14.09.91 *t05

MOTION RE. COLLAPSE OF THE BANK OF CREDIT AND COMMERCE INTERNATIONAL (OVERSEAS) LIMITED-CONTD.

[English]

MR. SPEAKER: Now, we take up item No. 9. Shri Jaswant Singh was on his legs. He may continue his speech now.

15.41 hrs.

[MR. DEPUTY SPEAKER in the Chair]

SHRI JASWANT SINGH (Chittorgarh): Mr. Deputy Speaker, Sir, the hon. Finance Minister has really gone through a very trying ordeal since morning and he looks very tired. So, it would be better that we may break for about 10 or 15 minutes now, so that he can refresh himself and we also can have a cup of coffee.

SHRI SOMNATH CHATTERJEE (Bolpur): Sir, it would be ideal if we adjourn

138 Motion re. collapse of B. C. C. I.

for about 15 minutes now and we can meet again at 4 o'clock.

MR. DEPUTY SPEAKER: The House stands adjourned to meet again at 4 o'clock.

15.42 hrs.

The Lok Sabha then adjourned till Sixteen of the Clock.

------

The Lok Sabha re-assembled at four minutes past Sixteen of the Clock.

[SHRI SHARAD DIGHE in the Chair]

MOTION RE: COLLAPSE OF THE BANK OF CREDIT AND COMMERCE INTERNATIONAL (OVERSEAS) LTD. (BCCI)-CONTD.

[English]

MR. CHAIRMAN: Shri Jaswant Singh.

SHRI JASWANT SINGH (Chittorgarh): Mr. Chairman, sir, we resume the Discussion on the interrupted Motion on BCCI. On Friday last, we adjourned the discussion on a somewhat contentious note, Hon. the Finance Minister has shared some facts about the establishment of BCCI with us and the facts indeed are sacrosanct. I entirely agree with the hon. Finance Minister.

But facts are not, however, open to conveniently selective interpretation of them. I will be verting back to this very shortly.

We have also then witnessed a somewhat perplexing spectacle. The Treasury Benches and the Congress Party had gone into paroxysm of simulated horror at the establishing of a representative's office of BCCI in India in 1979. Of course, personally I welcome this demonstration even if it was fake because we are confronted by a very curious reality. In the face of world wide exposure of the misdeeds of BCCI and indeed an universal condemnation of these misdeeds. The present Government of India and the Congress Party appear to be the only two agencies in India, or elsewhere who are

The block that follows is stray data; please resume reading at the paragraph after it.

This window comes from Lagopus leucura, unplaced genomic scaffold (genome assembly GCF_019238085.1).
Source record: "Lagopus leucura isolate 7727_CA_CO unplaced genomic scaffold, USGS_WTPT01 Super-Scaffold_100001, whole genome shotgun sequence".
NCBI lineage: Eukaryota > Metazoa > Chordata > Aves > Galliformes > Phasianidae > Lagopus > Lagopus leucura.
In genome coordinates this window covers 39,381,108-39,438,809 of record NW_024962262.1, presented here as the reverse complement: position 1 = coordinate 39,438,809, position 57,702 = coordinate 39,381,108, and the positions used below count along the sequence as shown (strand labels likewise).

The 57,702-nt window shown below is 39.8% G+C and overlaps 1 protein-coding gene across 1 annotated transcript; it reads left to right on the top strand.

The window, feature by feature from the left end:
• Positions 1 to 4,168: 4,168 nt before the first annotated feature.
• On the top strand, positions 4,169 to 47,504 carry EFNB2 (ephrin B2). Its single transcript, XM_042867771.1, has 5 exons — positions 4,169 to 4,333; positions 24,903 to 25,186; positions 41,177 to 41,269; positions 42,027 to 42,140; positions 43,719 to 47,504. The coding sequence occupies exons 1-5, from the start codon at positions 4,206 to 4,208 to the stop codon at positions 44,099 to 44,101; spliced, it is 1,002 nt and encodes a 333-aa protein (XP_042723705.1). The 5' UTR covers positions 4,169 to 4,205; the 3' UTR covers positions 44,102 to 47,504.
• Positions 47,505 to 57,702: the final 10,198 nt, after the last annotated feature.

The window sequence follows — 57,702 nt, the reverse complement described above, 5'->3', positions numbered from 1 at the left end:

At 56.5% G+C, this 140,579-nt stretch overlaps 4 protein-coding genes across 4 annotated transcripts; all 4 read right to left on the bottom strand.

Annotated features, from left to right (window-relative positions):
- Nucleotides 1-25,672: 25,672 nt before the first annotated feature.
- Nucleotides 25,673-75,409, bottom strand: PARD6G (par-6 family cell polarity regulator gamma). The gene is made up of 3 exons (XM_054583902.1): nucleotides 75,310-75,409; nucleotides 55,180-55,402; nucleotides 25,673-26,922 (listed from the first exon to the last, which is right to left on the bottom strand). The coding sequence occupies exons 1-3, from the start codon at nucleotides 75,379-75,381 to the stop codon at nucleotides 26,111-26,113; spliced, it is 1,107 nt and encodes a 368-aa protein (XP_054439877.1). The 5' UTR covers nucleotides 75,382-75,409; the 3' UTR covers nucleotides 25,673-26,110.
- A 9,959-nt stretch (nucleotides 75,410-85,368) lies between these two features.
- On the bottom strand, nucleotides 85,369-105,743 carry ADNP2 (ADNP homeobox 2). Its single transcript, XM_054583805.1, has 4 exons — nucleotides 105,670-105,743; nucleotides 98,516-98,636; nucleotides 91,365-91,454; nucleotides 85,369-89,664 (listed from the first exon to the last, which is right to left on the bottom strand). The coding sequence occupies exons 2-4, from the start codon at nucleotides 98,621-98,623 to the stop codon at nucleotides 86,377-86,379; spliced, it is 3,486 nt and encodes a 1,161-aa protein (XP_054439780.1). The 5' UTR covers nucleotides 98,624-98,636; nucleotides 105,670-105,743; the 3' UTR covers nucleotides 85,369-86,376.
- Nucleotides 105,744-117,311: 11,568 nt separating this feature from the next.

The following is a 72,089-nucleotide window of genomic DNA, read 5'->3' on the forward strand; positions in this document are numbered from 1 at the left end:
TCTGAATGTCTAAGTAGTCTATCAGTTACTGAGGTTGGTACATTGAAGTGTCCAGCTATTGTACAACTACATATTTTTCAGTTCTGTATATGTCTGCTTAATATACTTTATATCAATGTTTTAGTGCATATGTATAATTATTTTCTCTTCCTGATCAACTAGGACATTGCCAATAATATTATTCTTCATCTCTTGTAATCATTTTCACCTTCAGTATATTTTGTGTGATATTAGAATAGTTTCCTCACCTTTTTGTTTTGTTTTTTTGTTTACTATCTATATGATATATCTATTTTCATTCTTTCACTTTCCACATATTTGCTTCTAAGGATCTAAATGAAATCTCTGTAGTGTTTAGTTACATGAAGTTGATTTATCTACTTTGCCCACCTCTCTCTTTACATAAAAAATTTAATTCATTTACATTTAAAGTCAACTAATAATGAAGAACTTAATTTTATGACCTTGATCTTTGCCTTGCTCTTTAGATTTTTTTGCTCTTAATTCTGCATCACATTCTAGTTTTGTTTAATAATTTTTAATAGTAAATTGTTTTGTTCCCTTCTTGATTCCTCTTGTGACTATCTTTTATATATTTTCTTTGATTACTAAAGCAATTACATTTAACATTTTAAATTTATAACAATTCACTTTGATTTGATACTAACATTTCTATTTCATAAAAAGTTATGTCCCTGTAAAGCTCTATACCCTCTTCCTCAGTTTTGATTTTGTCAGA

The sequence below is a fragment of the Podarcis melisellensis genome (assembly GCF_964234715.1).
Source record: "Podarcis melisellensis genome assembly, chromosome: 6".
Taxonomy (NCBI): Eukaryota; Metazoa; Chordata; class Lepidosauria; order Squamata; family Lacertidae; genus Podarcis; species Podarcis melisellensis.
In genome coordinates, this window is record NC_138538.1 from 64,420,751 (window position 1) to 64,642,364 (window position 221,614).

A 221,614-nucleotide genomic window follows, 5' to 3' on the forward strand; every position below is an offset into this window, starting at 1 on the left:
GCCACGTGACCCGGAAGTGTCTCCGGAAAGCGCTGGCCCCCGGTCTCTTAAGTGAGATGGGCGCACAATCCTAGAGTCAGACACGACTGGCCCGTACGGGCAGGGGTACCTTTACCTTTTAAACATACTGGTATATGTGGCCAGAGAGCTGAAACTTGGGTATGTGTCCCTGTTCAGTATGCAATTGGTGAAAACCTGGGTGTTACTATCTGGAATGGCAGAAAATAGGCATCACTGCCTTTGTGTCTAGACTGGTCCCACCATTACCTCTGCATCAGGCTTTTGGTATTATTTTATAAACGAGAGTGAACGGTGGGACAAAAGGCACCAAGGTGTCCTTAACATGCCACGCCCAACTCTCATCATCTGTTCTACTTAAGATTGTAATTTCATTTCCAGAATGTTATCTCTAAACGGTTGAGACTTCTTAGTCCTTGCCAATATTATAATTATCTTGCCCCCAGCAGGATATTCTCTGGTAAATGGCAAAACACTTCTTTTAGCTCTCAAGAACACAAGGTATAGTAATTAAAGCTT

139 Motion re. collapse of B. C. C. I.

[Sh. Jaswant Singh]

actually standing up for all kinds of established illegalities and criminal acts of the BCCI. I was then on the aspect of our domestic concern so far as the BCCI goes.

Sir, let me very briefly attempt to recapitulate our concerns in the context of India. I had in my intervention on Friday last spoken of these established nexus between the BCCI and Pakistan's ISI, the I Center-Services Intelligence and the report of the 'black network' of BCCI as being inseparable from ISI. We had spoken about the use of BCCI for laundering of drug-money. That is also our concern. Thirdly, we had spoken of the employment of BCCI for weapons trade. Indeed the Bank was acting as an agent for acquisition of weapons for certain countries. I cited the example of acquisition of Mirage aircraft. We are also concerned here about the fact that various terrorist organisations have been exploying the BCCI as their banker. It now stands established that certainly Abu Nidal used the BCCI, London for this purpose. It is open to question whether Abu Nidal or the JKLF or some other Sikh terrorist groups or the LTTE did not enjoy similar facilities. Our concern is also on the aspect of BCCI acting as a kind of intelligence gathering organisation for Pakistan with its headquarters in Karachi. It is a very important aspect.

Then, the question of nuclear angle of BCCI comes. It is now established that the BCCI has provided not just finances but it was acting as virtual attorney-holders and agents for Pakistan and also for Libya and Iran in the procurement of nuclear technology, nuclear wherewithal's, nuclear equipment. Our concern in India so far as BCCI is concerned is about subversion of systems and institutions and, most importantly about the nexus between the politicians, industrialists, the bank and corruption. It is interesting to note that this whole question of entry into India of BCCI became contentious last Friday.

It is a fact that a representative's office did get opened in 1979.

The hon. Finance Minister has corrected me and said that the sanction then was granted by the

140 Motion re. collapse of B. C. C. I.

then Government and it was not just for a representative's office but it was, in fact, for a full-fledged Bank. But that really begs a question because the sanction for the opening of a full-fledged bank was granted in 1979 and from 1979 till March 1983, that sanction did not get implemented. Then what happened between 1979-80 to change the Government's mind on this matter? In 1979, sanction was granted for the opening of a bank. And it did not get acted upon because either the Government lost power or was removed from office or lost office.